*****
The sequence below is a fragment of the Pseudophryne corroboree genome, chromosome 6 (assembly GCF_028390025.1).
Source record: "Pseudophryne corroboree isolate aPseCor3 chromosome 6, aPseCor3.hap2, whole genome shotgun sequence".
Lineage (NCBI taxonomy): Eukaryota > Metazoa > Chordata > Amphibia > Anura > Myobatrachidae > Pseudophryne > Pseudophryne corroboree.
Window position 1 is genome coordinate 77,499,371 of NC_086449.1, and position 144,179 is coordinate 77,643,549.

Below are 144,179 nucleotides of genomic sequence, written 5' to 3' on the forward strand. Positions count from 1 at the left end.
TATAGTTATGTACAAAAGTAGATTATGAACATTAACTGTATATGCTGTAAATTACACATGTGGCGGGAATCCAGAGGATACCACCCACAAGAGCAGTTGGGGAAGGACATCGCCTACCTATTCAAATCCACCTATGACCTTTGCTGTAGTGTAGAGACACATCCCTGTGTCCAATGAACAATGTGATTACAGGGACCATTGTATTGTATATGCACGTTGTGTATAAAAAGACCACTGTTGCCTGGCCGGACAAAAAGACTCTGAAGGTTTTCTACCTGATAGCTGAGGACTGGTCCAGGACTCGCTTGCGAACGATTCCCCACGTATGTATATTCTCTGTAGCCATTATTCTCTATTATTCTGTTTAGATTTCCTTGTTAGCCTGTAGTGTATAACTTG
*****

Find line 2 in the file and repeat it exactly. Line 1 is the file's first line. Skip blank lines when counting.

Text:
Source record: "Pseudophryne corroboree isolate aPseCor3 chromosome 6, aPseCor3.hap2, whole genome shotgun sequence".